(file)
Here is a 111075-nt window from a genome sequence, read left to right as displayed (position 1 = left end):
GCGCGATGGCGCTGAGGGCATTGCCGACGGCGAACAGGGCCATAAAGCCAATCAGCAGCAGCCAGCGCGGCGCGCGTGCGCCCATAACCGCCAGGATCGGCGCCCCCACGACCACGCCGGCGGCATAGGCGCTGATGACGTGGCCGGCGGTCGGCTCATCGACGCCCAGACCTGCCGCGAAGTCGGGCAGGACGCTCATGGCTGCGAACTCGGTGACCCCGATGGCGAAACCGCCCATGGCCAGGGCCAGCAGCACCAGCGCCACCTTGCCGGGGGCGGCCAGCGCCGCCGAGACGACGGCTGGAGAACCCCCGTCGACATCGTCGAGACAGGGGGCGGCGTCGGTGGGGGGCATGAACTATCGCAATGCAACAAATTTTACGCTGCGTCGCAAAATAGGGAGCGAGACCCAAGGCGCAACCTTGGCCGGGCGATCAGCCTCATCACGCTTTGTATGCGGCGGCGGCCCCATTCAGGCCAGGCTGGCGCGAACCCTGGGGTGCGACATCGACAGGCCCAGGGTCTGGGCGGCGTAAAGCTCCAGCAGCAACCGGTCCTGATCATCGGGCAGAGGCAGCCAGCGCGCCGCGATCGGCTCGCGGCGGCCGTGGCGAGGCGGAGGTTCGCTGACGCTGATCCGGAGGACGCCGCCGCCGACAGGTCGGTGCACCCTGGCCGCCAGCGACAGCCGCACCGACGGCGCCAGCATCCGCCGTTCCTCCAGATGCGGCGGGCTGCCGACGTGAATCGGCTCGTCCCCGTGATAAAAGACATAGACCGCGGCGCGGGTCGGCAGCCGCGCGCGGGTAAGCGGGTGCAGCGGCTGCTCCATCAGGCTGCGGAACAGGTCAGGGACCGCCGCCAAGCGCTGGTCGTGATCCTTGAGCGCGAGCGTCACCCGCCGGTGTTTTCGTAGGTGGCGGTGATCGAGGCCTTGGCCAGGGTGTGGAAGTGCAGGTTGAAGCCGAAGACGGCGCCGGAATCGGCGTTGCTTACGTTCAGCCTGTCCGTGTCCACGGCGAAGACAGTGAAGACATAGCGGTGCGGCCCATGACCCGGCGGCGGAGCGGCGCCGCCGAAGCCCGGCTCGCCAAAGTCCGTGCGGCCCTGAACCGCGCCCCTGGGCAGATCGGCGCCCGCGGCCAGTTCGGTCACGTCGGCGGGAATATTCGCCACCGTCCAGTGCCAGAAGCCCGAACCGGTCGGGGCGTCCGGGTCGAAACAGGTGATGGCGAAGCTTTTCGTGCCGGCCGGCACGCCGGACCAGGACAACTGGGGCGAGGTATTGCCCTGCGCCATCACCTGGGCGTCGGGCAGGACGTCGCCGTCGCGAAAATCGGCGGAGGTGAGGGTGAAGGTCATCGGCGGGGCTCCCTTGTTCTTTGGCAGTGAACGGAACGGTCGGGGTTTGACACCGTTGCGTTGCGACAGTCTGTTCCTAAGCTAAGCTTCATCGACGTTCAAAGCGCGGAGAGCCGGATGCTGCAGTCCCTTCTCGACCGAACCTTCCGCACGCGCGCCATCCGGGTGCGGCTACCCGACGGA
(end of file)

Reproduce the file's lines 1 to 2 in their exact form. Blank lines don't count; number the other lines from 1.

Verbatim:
Here is a 111075-nt window from a genome sequence, read left to right as displayed (position 1 = left end):
GCGCGATGGCGCTGAGGGCATTGCCGACGGCGAACAGGGCCATAAAGCCAATCAGCAGCAGCCAGCGCGGCGCGCGTGCGCCCATAACCGCCAGGATCGGCGCCCCCACGACCACGCCGGCGGCATAGGCGCTGATGACGTGGCCGGCGGTCGGCTCATCGACGCCCAGACCTGCCGCGAAGTCGGGCAGGACGCTCATGGCTGCGAACTCGGTGACCCCGATGGCGAAACCGCCCATGGCCAGGGCCAGCAGCACCAGCGCCACCTTGCCGGGGGCGGCCAGCGCCGCCGAGACGACGGCTGGAGAACCCCCGTCGACATCGTCGAGACAGGGGGCGGCGTCGGTGGGGGGCATGAACTATCGCAATGCAACAAATTTTACGCTGCGTCGCAAAATAGGGAGCGAGACCCAAGGCGCAACCTTGGCCGGGCGATCAGCCTCATCACGCTTTGTATGCGGCGGCGGCCCCATTCAGGCCAGGCTGGCGCGAACCCTGGGGTGCGACATCGACAGGCCCAGGGTCTGGGCGGCGTAAAGCTCCAGCAGCAACCGGTCCTGATCATCGGGCAGAGGCAGCCAGCGCGCCGCGATCGGCTCGCGGCGGCCGTGGCGAGGCGGAGGTTCGCTGACGCTGATCCGGAGGACGCCGCCGCCGACAGGTCGGTGCACCCTGGCCGCCAGCGACAGCCGCACCGACGGCGCCAGCATCCGCCGTTCCTCCAGATGCGGCGGGCTGCCGACGTGAATCGGCTCGTCCCCGTGATAAAAGACATAGACCGCGGCGCGGGTCGGCAGCCGCGCGCGGGTAAGCGGGTGCAGCGGCTGCTCCATCAGGCTGCGGAACAGGTCAGGGACCGCCGCCAAGCGCTGGTCGTGATCCTTGAGCGCGAGCGTCACCCGCCGGTGTTTTCGTAGGTGGCGGTGATCGAGGCCTTGGCCAGGGTGTGGAAGTGCAGGTTGAAGCCGAAGACGGCGCCGGAATCGGCGTTGCTTACGTTCAGCCTGTCCGTGTCCACGGCGAAGACAGTGAAGACATAGCGGTGCGGCCCATGACCCGGCGGCGGAGCGGCGCCGCCGAAGCCCGGCTCGCCAAAGTCCGTGCGGCCCTGAACCGCGCCCCTGGGCAGATCGGCGCCCGCGGCCAGTTCGGTCACGTCGGCGGGAATATTCGCCACCGTCCAGTGCCAGAAGCCCGAACCGGTCGGGGCGTCCGGGTCGAAACAGGTGATGGCGAAGCTTTTCGTGCCGGCCGGCACGCCGGACCAGGACAACTGGGGCGAGGTATTGCCCTGCGCCATCACCTGGGCGTCGGGCAGGACGTCGCCGTCGCGAAAATCGGCGGAGGTGAGGGTGAAGGTCATCGGCGGGGCTCCCTTGTTCTTTGGCAGTGAACGGAACGGTCGGGGTTTGACACCGTTGCGTTGCGACAGTCTGTTCCTAAGCTAAGCTTCATCGACGTTCAAAGCGCGGAGAGCCGGATGCTGCAGTCCCTTCTCGACCGAACCTTCCGCACGCGCGCCATCCGGGTGCGGCTACCCGACGGA